Day 33 - Covering!      Hours today: 36      Hours so far: 324

Covering! It seems like a long time coming. 36 hours, and I have covered everything except for the wings and fuselage. That is, first stage covering. I still have the polybrush, tapes, and gussets to do. I am not going to explain the process of covering - the build manual has a lot of good tips, but I highly recommend the manual by the Polyfiber people. Despite the fact that everything they sell is really expensive, the manual is well worth it. This day will describe covering an elevator, according to Rob - who is definitely no expert, so please take further advice!

Click on the pictures to enlarge.

Clean the piece you are going to cover - no pen marks, no dirt, nothing. Then decide how you are going to cover it - one piece or two? Then lay the fabric on and cut holes for any protrusions. Then use masking tape for glue lines (see manual). When applying glue, brush it on once, then do not over-brush it - you will get lumps. Put 4 layers of glue on, then offer up the fabric. With the elevator I chose to do it in two pieces, and I used one of the straight edges for the first glued edge. This picture shows the bottom of the elevator being covered first, so wrap the bottom skin around the elevator tubing. Apply a little MEK to activate the glue, then rub your finger along the glue line to get the glue into the fabric - MEK is carcinogenic, use gloves!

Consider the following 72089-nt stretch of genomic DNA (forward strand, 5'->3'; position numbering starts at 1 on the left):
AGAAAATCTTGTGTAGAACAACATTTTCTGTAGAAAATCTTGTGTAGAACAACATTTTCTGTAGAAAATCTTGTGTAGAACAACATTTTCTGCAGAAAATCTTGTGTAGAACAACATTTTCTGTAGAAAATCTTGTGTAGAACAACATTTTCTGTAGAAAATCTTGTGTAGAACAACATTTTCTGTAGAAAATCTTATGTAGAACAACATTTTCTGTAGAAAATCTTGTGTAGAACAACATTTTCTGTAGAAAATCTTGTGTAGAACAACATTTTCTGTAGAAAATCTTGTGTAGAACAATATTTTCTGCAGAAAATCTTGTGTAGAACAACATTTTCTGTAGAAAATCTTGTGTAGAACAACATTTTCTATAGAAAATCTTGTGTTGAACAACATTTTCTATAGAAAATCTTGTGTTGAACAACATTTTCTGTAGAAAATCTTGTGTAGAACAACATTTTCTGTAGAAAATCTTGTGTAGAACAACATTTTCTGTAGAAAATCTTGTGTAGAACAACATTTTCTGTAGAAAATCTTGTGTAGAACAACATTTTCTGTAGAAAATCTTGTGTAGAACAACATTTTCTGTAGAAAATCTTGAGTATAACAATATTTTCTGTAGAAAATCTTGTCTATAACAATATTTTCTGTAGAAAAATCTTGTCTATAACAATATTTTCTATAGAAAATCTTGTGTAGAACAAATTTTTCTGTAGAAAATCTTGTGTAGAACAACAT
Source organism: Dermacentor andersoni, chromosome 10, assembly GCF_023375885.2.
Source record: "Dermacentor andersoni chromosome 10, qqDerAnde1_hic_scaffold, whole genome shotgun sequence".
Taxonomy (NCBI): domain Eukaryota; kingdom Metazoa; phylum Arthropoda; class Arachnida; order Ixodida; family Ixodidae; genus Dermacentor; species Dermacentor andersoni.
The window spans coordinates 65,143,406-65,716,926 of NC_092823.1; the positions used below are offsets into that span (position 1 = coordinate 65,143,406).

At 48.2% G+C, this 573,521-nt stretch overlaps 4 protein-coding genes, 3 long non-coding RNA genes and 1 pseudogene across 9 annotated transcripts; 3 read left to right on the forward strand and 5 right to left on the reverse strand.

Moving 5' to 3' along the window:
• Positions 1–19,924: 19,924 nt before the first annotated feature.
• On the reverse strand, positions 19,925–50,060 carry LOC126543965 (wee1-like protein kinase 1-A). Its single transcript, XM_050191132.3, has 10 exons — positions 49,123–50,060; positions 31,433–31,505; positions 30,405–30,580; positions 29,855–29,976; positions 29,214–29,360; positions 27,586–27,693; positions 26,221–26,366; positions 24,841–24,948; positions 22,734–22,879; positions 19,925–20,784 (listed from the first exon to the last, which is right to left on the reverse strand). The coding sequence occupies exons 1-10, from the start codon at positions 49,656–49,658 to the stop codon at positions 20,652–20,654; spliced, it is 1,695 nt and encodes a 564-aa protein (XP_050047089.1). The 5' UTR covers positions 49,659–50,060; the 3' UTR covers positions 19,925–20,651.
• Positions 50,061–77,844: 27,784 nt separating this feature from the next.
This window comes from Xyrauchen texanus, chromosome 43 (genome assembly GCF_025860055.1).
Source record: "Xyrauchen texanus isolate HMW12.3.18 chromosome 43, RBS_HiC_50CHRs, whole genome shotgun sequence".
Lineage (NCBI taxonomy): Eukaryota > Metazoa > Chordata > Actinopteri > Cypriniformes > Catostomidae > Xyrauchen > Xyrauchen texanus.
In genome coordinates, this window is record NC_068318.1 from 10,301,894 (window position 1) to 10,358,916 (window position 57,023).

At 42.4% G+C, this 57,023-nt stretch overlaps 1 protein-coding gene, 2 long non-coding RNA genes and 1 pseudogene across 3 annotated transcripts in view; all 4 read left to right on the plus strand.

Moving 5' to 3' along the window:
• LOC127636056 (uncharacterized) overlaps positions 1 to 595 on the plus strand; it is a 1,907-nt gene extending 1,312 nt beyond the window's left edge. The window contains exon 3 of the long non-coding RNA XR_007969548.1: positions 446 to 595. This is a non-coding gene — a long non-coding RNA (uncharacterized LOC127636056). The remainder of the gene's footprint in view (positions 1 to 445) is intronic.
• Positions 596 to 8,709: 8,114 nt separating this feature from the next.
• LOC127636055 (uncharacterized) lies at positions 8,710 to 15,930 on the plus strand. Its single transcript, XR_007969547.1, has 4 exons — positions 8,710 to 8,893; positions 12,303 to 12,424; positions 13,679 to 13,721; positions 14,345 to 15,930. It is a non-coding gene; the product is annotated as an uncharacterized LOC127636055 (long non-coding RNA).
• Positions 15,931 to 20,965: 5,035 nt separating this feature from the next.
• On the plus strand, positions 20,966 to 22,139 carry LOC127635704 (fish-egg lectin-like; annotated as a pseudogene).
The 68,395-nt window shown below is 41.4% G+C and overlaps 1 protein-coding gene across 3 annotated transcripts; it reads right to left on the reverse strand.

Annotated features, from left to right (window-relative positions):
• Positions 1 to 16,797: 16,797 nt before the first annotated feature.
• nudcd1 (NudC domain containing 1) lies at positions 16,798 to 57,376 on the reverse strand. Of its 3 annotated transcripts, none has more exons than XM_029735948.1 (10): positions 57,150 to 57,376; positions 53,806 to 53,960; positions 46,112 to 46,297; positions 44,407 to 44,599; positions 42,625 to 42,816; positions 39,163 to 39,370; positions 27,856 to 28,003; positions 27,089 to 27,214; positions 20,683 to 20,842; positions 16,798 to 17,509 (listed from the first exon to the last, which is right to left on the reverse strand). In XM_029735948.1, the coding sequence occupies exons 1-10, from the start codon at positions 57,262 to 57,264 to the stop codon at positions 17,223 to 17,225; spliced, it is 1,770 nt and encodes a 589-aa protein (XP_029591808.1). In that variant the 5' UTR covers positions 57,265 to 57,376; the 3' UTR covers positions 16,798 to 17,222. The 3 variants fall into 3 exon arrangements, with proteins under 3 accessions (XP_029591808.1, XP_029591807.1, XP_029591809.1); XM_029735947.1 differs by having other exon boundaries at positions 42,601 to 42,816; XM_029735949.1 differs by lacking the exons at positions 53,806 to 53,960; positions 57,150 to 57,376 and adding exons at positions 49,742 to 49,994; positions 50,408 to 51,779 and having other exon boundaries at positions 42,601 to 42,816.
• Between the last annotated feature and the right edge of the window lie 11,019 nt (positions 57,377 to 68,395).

With the first (trailing) edge glued in place, glue the second (leading) edge. Don't pull the fabric tight, but try to make sure the glue line has no wrinkles in it. The sagginess of the fabric is taken up with heat-shrinking, and even glue lumps (inevitable) or other wrinkles can be rolled out with an iron, but try to avoid lumps (no over-brushing) or wrinkles in the first place!

Hmm... curves. Give yourself a bit of fabric overlap to pull on, don't try to cut the fabric before you have the curve. Iron the fabric near the curve to shrink it, then pull the fabric into place and iron at the same time - roll the iron around the tubing, try to tease it into the right shape. It's a technique which sounds difficult but is actually fairly easy to get the hang of. Then apply MEK and rub your finger again to get the fabric to stick.

That's the first side covered. Use a new and sharp razor blade - not a regular knife - to trim. It avoids fraying and gives clean cut lines. I have found that a razor blade lasts for about one elevator at most. So far I have used around 10 blades, I bet I use another 10 or 15 before I'm done, the fabric blunts the blades really quickly. Getting a straight cut line is tricky - even if you have carefully painted a straight glue edge and the razor is sharp. This is why you cover the underside first, so that all rough cut lines eventually end up on the underside!

The topside is a repeat of the underside. Again use masking tape for clean glue lines, if possible use one of the fabric straight edges to start. This picture shows the topside finished and glued in place, and the excess needs trimming. I have not found a satisfactory way of getting a beautifully clean cut line, despite trying with steel rulers, tape, pencil lines... ah well!

The 'finished' job. I have so far ironed to 250 fahrenheit, getting rid of wrinkles, lumps and other imperfections from the glue lines and the fabric. Next I will heat the fabric to 350 before starting on the polybrush and tapes.

It's not as tricky as I imagined. I did do the trim flap 5 times for practice, and I feel that the last elevator I did was way better than the first gear leg - if you want a good job then practice like crazy! Some stuff can be done in one piece (such as a flap) but others need two pieces. Plan ahead, cut out all the holes for protrusions first, glue carefully and take your time. Each flap or aileron took me about 4 hours... Next page